- Some were concerned that the government might coerce private-sector actors into giving information beyond what they wanted to give. A provision was added that the government cannot “require a private-sector entity to share information with the Federal Government; or condition the sharing of cyber threat information with a private-sector entity on the provision of cyber threat information to the Federal government.”
- Those concerned with CISPA argued that the bill allowed the government to use voluntarily shared information for purposes beyond cybersecurity. But this criticism misses the point that limiting how the government uses lawfully collected information re-erects the artificial walls between intelligence and law enforcement that were a partial cause of the failure to stop the 9/11 attacks. CISPA authorizes the use of shared information if one significant purpose of the use is “a cybersecurity purpose or the protection of the national security of the United States.”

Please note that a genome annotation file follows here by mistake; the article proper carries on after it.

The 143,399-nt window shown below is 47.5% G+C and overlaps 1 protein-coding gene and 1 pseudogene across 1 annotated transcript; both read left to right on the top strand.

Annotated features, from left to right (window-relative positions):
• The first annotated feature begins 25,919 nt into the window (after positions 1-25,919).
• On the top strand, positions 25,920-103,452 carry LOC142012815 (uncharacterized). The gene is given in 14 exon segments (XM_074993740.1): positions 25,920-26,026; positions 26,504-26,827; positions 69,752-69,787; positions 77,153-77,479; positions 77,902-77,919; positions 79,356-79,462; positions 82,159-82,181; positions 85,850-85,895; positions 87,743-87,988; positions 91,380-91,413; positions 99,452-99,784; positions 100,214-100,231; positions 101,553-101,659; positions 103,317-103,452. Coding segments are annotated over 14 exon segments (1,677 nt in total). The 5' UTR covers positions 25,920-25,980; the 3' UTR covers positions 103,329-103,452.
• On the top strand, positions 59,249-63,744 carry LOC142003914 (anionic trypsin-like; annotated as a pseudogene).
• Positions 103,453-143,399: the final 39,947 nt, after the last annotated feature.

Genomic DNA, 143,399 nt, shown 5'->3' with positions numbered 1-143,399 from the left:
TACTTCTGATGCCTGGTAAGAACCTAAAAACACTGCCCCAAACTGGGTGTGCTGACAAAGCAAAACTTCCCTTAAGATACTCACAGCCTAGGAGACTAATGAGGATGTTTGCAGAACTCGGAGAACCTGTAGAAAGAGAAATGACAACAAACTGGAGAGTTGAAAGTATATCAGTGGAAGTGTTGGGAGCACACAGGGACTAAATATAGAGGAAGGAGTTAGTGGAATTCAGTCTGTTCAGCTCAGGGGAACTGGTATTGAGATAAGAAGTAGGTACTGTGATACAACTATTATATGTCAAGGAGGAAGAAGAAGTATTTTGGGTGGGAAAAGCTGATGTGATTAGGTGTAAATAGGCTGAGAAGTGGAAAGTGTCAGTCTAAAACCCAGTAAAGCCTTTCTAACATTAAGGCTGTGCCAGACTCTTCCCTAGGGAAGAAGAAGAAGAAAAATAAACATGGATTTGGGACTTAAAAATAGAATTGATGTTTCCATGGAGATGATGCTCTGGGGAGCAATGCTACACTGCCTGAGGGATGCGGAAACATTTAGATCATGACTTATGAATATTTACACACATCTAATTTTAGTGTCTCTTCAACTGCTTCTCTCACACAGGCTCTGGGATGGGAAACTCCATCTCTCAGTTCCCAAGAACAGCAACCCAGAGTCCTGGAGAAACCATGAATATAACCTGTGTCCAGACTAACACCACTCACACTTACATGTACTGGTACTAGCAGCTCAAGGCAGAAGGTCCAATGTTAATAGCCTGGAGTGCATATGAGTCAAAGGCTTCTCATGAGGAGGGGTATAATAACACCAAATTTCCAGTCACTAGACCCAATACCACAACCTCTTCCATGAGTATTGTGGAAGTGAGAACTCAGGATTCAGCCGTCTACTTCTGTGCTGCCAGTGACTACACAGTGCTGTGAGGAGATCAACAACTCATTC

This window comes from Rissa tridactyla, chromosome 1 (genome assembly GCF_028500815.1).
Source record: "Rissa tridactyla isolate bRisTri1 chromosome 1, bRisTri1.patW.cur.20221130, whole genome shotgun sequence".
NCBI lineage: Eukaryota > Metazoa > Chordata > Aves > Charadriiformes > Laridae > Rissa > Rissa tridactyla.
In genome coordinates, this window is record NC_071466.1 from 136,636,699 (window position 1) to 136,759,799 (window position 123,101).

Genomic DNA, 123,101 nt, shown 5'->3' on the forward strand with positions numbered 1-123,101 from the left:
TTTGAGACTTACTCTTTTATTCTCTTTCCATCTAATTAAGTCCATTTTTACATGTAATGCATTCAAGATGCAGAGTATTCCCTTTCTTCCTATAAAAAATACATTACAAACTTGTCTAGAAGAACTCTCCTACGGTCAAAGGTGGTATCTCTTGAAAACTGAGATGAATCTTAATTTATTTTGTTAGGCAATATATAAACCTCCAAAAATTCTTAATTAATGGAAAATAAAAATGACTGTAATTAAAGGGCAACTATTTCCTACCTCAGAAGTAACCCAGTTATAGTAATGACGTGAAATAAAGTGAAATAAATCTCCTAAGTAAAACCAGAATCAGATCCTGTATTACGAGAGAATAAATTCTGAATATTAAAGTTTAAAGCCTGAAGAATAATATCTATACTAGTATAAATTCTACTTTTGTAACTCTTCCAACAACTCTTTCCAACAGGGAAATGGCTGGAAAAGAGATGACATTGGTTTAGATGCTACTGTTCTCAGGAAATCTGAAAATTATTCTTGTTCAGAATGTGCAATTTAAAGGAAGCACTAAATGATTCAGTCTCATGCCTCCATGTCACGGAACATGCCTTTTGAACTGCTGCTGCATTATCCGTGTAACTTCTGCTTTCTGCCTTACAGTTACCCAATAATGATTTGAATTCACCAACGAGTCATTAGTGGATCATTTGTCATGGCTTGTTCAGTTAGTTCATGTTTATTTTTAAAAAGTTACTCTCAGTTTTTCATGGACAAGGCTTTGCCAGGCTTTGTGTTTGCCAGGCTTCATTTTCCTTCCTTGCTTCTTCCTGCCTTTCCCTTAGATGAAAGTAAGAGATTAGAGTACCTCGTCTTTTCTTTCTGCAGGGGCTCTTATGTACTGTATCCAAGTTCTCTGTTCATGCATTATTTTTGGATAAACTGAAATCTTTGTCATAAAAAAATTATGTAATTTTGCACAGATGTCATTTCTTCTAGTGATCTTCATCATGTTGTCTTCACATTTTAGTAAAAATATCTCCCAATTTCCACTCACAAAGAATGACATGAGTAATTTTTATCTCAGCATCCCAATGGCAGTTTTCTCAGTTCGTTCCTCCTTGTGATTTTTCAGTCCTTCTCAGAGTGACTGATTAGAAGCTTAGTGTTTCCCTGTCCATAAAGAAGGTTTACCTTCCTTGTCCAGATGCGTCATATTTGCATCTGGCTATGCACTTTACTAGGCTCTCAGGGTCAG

- CISPA was adjusted to provide greater oversight and accountability of the government’s use of private information. In addition to oversight by the inspector general of the intelligence community, a provision was added that allows private-sector actors to sue the federal government for damages if they believe that their information has been used improperly.
- Civil liberties and technology advocates were concerned that the bill does not mandate that the private sector remove any personally identifiable information before sharing cyberthreat information with the government. While CISPA does not mandate the removal of such personal information, it allows and encourages “appropriate anonymization or minimization of” cyber threat information. A mandate to scrub all personal identifiable information would likely make it difficult if not impossible for private-sector actors to share certain critical threat details. The bill also requires that a cybersecurity provider obtain “the express consent” of an entity that it is protecting before sharing threat information, adding another level of protection to individuals’ information.